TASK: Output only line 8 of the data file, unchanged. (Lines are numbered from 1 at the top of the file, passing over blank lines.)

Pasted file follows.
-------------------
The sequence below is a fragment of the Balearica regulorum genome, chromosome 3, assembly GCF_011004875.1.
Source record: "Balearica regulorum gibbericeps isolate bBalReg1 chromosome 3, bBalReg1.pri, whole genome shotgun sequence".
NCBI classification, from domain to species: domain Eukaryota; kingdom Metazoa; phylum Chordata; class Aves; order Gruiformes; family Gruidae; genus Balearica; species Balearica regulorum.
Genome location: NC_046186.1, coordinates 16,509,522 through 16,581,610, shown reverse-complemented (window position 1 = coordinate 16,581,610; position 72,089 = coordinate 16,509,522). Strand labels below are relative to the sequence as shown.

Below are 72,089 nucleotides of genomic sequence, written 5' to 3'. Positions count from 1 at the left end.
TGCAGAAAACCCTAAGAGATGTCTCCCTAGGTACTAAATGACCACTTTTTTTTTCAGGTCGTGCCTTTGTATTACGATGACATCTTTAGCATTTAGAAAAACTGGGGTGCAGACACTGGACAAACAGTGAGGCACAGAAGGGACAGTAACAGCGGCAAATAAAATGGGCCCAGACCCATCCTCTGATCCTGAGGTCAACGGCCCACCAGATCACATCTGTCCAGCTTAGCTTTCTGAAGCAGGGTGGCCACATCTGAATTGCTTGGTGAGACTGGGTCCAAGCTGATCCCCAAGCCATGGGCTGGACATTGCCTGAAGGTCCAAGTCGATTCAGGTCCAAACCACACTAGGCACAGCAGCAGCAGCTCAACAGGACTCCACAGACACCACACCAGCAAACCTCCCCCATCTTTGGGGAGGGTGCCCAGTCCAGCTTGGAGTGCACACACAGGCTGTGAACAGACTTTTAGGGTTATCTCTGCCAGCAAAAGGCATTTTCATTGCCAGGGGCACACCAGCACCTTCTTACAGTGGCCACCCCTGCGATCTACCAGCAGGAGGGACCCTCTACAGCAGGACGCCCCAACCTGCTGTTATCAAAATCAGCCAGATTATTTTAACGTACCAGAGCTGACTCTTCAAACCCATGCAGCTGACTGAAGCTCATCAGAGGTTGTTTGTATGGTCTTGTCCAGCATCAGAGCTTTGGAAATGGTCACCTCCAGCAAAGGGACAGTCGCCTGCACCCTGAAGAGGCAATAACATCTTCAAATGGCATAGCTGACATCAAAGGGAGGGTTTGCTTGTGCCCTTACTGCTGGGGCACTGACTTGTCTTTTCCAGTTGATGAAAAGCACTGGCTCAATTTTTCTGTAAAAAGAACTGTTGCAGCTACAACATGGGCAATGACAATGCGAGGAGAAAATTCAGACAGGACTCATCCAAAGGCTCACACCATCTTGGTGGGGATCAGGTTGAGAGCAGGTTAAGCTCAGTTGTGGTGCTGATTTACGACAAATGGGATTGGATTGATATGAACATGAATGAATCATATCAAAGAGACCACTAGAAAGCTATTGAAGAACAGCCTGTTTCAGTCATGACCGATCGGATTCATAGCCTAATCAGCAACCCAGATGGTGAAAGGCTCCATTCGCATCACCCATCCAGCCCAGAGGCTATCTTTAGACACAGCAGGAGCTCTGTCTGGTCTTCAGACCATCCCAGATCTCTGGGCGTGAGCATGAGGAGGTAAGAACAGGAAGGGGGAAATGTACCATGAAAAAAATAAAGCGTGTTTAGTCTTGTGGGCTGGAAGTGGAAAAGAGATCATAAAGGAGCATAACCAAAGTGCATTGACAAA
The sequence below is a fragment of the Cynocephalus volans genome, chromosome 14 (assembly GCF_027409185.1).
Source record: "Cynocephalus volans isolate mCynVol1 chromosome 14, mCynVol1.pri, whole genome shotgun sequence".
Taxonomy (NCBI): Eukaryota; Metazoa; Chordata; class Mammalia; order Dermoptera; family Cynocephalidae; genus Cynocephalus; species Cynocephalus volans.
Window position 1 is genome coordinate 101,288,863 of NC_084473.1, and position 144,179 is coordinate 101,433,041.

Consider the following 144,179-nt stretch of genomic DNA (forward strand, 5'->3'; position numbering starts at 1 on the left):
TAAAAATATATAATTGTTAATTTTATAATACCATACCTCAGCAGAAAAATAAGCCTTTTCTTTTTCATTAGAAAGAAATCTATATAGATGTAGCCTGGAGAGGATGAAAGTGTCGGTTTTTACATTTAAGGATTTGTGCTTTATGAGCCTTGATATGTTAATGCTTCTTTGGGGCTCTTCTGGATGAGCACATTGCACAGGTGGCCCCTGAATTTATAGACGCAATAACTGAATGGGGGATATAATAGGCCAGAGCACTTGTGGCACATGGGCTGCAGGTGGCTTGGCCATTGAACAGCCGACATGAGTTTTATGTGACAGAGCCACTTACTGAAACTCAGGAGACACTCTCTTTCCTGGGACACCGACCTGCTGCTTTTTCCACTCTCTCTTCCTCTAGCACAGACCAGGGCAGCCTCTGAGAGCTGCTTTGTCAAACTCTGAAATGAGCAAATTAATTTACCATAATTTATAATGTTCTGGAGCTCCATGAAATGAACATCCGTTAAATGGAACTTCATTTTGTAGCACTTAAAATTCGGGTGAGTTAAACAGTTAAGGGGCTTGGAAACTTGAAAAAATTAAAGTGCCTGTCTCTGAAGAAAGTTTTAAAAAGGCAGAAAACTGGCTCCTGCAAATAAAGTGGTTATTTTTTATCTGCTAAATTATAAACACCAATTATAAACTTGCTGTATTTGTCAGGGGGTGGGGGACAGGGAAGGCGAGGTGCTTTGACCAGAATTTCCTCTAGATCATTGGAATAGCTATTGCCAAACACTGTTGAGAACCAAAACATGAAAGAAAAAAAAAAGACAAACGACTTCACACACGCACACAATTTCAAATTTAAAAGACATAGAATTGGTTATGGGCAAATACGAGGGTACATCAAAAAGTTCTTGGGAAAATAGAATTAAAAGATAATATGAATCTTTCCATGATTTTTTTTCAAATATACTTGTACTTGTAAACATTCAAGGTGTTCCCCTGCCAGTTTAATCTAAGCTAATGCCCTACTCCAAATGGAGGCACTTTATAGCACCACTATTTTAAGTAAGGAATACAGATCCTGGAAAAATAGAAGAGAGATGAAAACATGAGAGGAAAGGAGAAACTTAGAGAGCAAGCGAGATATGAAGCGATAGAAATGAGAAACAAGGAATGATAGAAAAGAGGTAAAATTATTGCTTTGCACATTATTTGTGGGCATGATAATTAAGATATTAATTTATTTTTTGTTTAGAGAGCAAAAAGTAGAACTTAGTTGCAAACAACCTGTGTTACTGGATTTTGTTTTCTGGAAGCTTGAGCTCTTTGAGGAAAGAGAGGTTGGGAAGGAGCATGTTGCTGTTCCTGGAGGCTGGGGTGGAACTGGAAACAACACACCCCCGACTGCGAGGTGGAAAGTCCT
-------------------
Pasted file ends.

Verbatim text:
Source record: "Cynocephalus volans isolate mCynVol1 chromosome 14, mCynVol1.pri, whole genome shotgun sequence".